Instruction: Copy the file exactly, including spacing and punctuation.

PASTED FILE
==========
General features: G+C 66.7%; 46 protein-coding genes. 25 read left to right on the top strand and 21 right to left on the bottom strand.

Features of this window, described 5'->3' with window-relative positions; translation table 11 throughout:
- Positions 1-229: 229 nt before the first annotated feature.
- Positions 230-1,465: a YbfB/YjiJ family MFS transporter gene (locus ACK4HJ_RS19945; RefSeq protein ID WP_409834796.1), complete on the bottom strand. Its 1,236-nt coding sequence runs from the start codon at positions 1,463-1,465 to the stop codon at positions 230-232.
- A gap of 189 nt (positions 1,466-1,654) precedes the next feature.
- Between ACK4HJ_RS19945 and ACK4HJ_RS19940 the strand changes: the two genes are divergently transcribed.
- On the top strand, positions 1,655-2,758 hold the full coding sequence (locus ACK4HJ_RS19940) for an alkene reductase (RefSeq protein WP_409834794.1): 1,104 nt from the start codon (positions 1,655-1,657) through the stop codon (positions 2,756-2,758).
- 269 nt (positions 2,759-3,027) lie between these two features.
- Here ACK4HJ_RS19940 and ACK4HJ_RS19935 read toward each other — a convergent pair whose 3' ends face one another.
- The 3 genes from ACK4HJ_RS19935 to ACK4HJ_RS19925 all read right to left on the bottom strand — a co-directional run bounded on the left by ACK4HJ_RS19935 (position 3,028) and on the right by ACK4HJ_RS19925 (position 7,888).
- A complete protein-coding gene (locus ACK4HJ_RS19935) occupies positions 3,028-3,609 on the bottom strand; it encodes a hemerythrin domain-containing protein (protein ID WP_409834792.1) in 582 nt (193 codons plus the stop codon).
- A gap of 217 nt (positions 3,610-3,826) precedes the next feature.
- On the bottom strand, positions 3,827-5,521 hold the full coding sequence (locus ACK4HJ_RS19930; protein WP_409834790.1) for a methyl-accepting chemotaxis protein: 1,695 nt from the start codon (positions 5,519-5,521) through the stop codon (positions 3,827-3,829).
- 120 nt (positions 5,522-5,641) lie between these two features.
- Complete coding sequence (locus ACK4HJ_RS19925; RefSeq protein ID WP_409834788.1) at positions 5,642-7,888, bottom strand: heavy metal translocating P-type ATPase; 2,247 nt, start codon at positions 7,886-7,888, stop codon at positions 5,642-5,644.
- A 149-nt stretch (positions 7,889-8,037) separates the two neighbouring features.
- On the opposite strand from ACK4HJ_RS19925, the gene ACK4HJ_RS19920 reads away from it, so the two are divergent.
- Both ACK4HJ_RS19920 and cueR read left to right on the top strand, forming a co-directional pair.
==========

General features: G+C 66.7%; 46 protein-coding genes. 25 read left to right on the top strand and 21 right to left on the bottom strand.

Features of this window, described 5'->3' with window-relative positions; translation table 11 throughout:
- Positions 1-229: 229 nt before the first annotated feature.
- Positions 230-1,465: a YbfB/YjiJ family MFS transporter gene (locus ACK4HJ_RS19945; RefSeq protein ID WP_409834796.1), complete on the bottom strand. Its 1,236-nt coding sequence runs from the start codon at positions 1,463-1,465 to the stop codon at positions 230-232.
- A gap of 189 nt (positions 1,466-1,654) precedes the next feature.
- Between ACK4HJ_RS19945 and ACK4HJ_RS19940 the strand changes: the two genes are divergently transcribed.
- On the top strand, positions 1,655-2,758 hold the full coding sequence (locus ACK4HJ_RS19940) for an alkene reductase (RefSeq protein WP_409834794.1): 1,104 nt from the start codon (positions 1,655-1,657) through the stop codon (positions 2,756-2,758).
- 269 nt (positions 2,759-3,027) lie between these two features.
- Here ACK4HJ_RS19940 and ACK4HJ_RS19935 read toward each other — a convergent pair whose 3' ends face one another.
- The 3 genes from ACK4HJ_RS19935 to ACK4HJ_RS19925 all read right to left on the bottom strand — a co-directional run bounded on the left by ACK4HJ_RS19935 (position 3,028) and on the right by ACK4HJ_RS19925 (position 7,888).
- A complete protein-coding gene (locus ACK4HJ_RS19935) occupies positions 3,028-3,609 on the bottom strand; it encodes a hemerythrin domain-containing protein (protein ID WP_409834792.1) in 582 nt (193 codons plus the stop codon).
- A gap of 217 nt (positions 3,610-3,826) precedes the next feature.
- On the bottom strand, positions 3,827-5,521 hold the full coding sequence (locus ACK4HJ_RS19930; protein WP_409834790.1) for a methyl-accepting chemotaxis protein: 1,695 nt from the start codon (positions 5,519-5,521) through the stop codon (positions 3,827-3,829).
- 120 nt (positions 5,522-5,641) lie between these two features.
- Complete coding sequence (locus ACK4HJ_RS19925; RefSeq protein ID WP_409834788.1) at positions 5,642-7,888, bottom strand: heavy metal translocating P-type ATPase; 2,247 nt, start codon at positions 7,886-7,888, stop codon at positions 5,642-5,644.
- A 149-nt stretch (positions 7,889-8,037) separates the two neighbouring features.
- On the opposite strand from ACK4HJ_RS19925, the gene ACK4HJ_RS19920 reads away from it, so the two are divergent.
- Both ACK4HJ_RS19920 and cueR read left to right on the top strand, forming a co-directional pair.